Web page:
I would like to use ffmpeg to transform an mp4 video file into avi but with the same quality, even if it takes up more space. If I simply do:

ffmpeg -i file.mp4 file.mp4.avi

The resulting avi file is very low-quality and pixelated. How can I do this transformation while keeping the video and audio quality?

  • 3
    You can use -sameq switch, which will put same video codec (assuming H264) in AVI container. If your player does not support H264 in AVI, then you need to transcode best possible video format (H264) to some mediocre format, which is no good. Then you assign higher video bitrate XVID (let's say 2000 Kb/s). Audio doesn't matter that much IMHO, but better to convert to MP3 then AC3 – zetah Nov 27 '11 at 14:16

You always lose a little quality whenever you transcode from one codec to another, video or audio, but perhaps you can avoid it if you only want to change from MP4 container type to an AVI container. codec:copy may be helpful if you don't have a reason to transcode (and it should be faster).

If you must transcode because you need to use a particular video codec I hope you can use zetah's suggestion above in his comment and use the -sameq switch. Alternatively, you may want to use the qscale option to set the quality manually. The lower the number the better the quality, but the more space your file will take.

The last time I transcoded video I used qscale=8.0, but I'd suggest that you experiment to find the optimum to match the quality of your input.

Marty Jay helpfully mentions that sameq means same quantizer as in the input, which may not result in the same quality. The article he quotes mentions using multi-pass conversion, which is a good way to achieve better compression without sacrificing quality.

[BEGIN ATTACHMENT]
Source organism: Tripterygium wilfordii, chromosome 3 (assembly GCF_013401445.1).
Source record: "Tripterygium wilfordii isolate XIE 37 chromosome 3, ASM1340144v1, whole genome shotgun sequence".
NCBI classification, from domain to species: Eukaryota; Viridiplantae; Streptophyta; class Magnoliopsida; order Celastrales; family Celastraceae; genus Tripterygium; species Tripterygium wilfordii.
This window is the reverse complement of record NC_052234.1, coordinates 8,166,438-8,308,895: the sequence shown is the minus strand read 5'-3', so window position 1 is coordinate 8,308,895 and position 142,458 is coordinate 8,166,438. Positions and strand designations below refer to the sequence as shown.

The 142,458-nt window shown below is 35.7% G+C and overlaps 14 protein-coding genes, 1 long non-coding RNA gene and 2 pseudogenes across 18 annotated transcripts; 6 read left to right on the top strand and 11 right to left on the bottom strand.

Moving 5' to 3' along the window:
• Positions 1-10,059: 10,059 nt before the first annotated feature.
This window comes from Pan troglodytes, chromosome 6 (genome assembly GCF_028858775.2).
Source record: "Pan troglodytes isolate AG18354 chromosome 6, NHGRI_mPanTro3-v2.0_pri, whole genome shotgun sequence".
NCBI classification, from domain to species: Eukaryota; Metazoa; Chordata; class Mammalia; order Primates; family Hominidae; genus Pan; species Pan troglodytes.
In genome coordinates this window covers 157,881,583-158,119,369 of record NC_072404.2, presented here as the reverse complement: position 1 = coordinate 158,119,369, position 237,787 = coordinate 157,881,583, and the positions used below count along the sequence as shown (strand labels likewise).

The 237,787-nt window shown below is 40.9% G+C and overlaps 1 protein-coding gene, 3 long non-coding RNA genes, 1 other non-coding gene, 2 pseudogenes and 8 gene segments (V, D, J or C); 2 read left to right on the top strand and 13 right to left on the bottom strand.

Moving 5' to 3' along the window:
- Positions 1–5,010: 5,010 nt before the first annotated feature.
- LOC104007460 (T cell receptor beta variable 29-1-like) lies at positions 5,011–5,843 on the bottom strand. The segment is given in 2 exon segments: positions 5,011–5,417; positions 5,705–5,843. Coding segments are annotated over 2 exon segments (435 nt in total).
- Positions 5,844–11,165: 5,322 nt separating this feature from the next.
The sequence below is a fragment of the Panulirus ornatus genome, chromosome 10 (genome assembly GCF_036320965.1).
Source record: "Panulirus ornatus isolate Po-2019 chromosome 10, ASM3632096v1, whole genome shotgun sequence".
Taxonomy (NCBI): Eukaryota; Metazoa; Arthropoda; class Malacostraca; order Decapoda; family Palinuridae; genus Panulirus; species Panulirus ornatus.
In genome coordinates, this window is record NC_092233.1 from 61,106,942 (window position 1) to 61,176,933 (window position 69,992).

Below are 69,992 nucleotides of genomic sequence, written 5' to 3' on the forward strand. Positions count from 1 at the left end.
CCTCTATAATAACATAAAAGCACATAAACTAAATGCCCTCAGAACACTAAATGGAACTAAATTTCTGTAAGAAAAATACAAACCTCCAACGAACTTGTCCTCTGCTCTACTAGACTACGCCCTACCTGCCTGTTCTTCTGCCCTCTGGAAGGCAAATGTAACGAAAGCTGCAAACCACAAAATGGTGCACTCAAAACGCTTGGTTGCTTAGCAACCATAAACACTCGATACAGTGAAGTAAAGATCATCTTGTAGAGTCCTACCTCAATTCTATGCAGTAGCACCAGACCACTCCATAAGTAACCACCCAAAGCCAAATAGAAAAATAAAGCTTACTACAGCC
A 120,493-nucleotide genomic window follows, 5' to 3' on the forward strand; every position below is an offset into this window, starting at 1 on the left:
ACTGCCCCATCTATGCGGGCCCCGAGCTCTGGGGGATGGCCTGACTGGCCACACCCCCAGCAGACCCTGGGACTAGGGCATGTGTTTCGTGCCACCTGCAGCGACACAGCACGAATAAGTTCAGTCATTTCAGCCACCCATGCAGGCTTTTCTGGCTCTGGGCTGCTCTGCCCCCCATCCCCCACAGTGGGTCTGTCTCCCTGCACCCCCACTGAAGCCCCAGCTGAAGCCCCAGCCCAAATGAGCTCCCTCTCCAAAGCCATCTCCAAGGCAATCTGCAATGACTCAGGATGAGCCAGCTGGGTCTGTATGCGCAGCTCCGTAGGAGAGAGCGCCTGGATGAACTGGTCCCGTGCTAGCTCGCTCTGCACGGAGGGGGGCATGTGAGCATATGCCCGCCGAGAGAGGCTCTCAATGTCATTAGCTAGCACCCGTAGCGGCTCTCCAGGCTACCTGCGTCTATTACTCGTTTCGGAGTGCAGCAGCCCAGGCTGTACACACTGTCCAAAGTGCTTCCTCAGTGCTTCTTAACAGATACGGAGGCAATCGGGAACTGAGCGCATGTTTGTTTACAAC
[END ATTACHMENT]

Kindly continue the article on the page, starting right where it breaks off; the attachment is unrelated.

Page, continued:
• Thanks for the tips, I'll try -sameq see how it goes. – 719016 May 19 '12 at 14:53
  • 8
    -sameq does NOT mean same quality; ffmpeg.org/trac/ffmpeg/wiki/… – user100278 Oct 23 '12 at 19:58
  • 3
    It seems to be recommended to use the -qscale 0 option – user989762 Mar 6 '15 at 2:08
  • Fairly old, but I got this warning trying to do this today: Option 'sameq' was removed. If you are looking for an option to preserve the quality (which is not what -sameq was for), use -qscale 0 or an equivalent quality factor option. – Dave Lugg Apr 17 '18 at 4:37

My solution:

ffmpeg -i filename.mp4 -vcodec copy -acodec copy filename.avi


  • 2
    Be aware that embedding AVC streams in AVI containers requires a hack that is supported by many community-driven video players (e. g. VLC, MPlayer, anything FFmpeg/Libav or GStreamer, Media Player Classic) but not by many commercial players (e. g. Windows Media Player and QuickTime/iTunes don't support it). – David Foerster Nov 27 '16 at 10:07
  • This requires additional codecs – mLstudent33 Mar 5 '20 at 8:50
  • Does it mean that doing that command i am reducing chances of playing that file on some devices like older SMART TVs? – 16851556 Feb 18 at 18:15

Here is my 2-pass (Advanced Simple Profile) I use now and then.

pass 1:

ffmpeg -i file.mp4 -vcodec mpeg4 -vtag XVID -b 990k -bf 2 -g 300 -s 640x360 -pass 1 -an -threads 0 -f rawvideo -y /dev/null

pass 2:

ffmpeg -i file.mp4 -vcodec mpeg4 -vtag XVID -b 990k -bf 2 -g 300 -s 640x360 -acodec libmp3lame -ab 128k -ar 48000 -ac 2 -pass 2 -threads 0 -f avi file.avi
  • 1
    That's great, produced me a very small avi with very good quality! – jpo38 May 22 '19 at 19:11
  • 1
    what's 2 passes for? – mLstudent33 Mar 5 '20 at 8:50
  • @mLstudent33 after trying to run just pass 2 instead of pass 1 followed by pass 2, I see that pass 1 produces some crucial intermediate log file which pass 1 makes use of. – ijuneja May 2 at 14:05

Your Answer

By clicking “Post Your Answer”, you agree to our terms of service, privacy policy and cookie policy

Not the answer you're looking for? Browse other questions tagged or ask your own question.